Desktop virtualization infrastructure (VDI) is poised to make a big push into the data center in the coming year, and by all accounts the top vendors have bent over backward to ensure their platforms can take root easily and seamlessly in legacy architectures.
But that doesn't mean the entire process will be smooth sailing.
As Mike Vizard on our CTO Edge site points out, VDI adds a complex new dimension to data center traffic patterns, which means a new data center infrastructure will be needed to avoid compounding the already high latency that VDI exhibits compared with standard PCs. Clearly, an advanced network -- at least 1 GbE by some accounts -- will be in order for even a moderate-sized enterprise, plus additional traffic optimization technology to ensure desktop images and related data can get where it's needed in a reasonable amount of time.
As is usual with a complex networking issue, there are a number of ways to skin this cat. One is layering. Gabe Knuth writing on Brian Madden's blog recently laid out the basics of layering, which essentially means separating the various data environments -- operating system, applications, user data, etc. -- so they can be managed and processed independently. By layering the user environment on top of the base OS, you remove a lot of the management overhead that would otherwise have to accompany every desktop image across the network.
From a management perspective, the ideal environment would consist of only one VDI platform, most likely either Microsoft/Citrix or VMware. But since heterogeneous environments have a way of cropping up despite management's best intentions, it wouldn't be a bad idea to adopt a management system that can accommodate multiple platforms. One of them is the Quest vWorkspace that provides a platform-independent management stack for both virtual application and VDI environments. Soon to be added to the IGEL Technology Universal Desktop firmware, vWorkspace provides a single access point for automated deployment, provisioning and management of Hyper-V, ESX and Parallels Virtuozzo images.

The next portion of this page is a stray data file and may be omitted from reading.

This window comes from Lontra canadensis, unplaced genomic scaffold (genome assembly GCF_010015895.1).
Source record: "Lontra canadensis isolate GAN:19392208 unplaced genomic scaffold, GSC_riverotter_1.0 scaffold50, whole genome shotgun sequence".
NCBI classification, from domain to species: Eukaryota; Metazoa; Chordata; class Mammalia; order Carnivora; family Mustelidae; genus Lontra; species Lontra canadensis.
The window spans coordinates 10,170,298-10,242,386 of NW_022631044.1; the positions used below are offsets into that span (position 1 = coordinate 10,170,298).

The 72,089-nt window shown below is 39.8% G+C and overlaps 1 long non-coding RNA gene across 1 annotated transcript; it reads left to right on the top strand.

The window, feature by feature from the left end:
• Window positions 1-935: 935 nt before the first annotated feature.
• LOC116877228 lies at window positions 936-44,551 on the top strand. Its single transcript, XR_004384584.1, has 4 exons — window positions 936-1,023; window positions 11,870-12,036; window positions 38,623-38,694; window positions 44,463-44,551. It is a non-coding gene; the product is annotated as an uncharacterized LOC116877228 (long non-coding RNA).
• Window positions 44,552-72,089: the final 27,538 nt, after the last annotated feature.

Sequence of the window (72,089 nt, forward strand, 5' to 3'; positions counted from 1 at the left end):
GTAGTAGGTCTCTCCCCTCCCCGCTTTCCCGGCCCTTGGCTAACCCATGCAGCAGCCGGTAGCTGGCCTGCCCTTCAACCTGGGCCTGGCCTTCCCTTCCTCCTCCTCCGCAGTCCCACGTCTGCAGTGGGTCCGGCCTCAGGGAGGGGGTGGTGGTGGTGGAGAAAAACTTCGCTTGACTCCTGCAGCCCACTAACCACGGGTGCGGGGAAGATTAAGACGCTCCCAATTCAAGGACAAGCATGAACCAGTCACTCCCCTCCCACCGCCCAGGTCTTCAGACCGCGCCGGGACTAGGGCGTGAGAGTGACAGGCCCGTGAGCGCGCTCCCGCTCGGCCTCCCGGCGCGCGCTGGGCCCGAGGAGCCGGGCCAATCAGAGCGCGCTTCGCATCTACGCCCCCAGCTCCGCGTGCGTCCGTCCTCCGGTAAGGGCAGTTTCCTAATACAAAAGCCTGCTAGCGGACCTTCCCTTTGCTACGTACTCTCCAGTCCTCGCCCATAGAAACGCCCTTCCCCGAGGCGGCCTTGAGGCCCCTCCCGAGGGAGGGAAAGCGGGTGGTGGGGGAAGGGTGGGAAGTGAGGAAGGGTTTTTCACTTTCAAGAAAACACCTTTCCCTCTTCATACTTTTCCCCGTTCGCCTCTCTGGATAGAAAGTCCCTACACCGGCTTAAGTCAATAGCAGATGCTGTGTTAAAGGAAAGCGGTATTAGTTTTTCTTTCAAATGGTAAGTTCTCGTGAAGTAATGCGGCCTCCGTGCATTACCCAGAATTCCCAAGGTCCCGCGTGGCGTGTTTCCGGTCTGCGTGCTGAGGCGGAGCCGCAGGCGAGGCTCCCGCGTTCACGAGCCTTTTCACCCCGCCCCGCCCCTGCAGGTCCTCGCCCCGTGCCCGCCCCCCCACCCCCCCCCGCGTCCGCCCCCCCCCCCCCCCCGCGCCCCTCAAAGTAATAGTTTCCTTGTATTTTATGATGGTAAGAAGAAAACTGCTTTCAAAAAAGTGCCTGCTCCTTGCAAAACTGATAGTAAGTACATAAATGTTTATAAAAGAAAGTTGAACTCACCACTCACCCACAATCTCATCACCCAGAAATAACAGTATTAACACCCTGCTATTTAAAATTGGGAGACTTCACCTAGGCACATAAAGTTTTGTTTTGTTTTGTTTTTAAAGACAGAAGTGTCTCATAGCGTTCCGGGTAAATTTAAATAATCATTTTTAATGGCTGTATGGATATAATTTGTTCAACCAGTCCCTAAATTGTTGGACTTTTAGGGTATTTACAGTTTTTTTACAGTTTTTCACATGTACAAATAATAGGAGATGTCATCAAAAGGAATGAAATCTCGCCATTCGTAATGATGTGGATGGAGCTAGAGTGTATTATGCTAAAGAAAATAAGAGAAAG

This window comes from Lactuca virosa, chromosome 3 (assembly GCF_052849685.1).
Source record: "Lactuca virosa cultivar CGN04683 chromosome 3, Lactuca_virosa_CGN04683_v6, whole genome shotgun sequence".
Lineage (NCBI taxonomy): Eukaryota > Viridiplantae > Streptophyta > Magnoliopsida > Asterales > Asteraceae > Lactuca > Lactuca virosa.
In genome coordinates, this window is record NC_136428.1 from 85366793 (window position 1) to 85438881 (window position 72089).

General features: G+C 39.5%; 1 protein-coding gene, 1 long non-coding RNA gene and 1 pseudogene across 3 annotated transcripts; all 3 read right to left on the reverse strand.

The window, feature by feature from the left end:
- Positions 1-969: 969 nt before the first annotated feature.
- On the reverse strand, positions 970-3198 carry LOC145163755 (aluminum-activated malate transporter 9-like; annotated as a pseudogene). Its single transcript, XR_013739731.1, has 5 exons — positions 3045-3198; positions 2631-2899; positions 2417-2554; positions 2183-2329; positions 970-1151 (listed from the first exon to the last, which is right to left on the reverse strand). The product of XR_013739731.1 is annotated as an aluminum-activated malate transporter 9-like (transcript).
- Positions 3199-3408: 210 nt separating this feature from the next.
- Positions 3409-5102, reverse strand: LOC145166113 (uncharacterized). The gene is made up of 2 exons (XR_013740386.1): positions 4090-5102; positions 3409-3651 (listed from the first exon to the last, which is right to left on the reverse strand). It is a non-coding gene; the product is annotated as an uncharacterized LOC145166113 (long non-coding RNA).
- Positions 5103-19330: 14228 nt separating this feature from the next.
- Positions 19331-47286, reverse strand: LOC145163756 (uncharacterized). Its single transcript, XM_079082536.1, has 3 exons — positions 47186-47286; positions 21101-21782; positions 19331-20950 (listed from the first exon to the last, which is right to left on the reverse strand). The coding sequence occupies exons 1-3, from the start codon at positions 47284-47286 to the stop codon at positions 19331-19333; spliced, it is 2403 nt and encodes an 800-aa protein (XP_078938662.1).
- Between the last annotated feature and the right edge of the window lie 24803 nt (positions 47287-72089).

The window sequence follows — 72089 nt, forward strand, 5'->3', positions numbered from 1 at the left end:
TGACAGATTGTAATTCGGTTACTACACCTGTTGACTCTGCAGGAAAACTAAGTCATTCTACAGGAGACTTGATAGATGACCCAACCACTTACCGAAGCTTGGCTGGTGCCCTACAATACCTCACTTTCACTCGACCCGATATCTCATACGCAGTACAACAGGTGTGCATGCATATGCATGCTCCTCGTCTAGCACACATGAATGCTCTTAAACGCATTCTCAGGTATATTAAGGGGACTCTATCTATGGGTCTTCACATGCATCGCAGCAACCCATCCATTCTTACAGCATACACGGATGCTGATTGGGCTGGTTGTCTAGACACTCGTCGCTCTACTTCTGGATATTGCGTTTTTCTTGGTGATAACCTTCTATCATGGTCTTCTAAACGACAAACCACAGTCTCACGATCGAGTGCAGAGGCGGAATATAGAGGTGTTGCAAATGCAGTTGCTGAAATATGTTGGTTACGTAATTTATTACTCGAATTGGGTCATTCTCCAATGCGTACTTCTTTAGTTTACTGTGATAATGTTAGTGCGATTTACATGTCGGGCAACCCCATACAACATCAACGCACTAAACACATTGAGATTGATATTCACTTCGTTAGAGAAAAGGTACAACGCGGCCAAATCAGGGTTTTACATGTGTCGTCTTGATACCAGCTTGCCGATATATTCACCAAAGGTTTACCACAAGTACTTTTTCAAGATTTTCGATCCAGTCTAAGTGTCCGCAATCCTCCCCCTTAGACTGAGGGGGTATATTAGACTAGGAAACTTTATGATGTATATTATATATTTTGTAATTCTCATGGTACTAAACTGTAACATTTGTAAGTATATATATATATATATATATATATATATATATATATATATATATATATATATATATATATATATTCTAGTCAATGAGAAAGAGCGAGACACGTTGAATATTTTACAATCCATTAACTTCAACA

Another way to improve VDI traffic flow is to keep the virtual desktops off the LAN altogether. That's the approach you can take with NComputing's new U170 client. The device plugs into a USB port of a sitting PC, allowing perhaps 20 or more users to ride shotgun on it. The unit costs a fraction of the company's PCI and Ethernet offerings and is said to provide a full desktop experience with no latency, even for video-based applications.
It's important to remember that VDI is only the latest in a long list of recent developments designed to pool enterprise resources as a means to handle increasingly burdensome workloads. While that might take pressure off of individual end points, it puts a great deal of stress on network infrastructure.
The rapid adoption of high-speed technology goes a long way toward ensuring the bandwidth is there when you need it, but it is not a commodity to be squandered. An effective traffic-management regime will help ensure that there is enough room for VDI deployments, as well as anything else that may come along in the near future.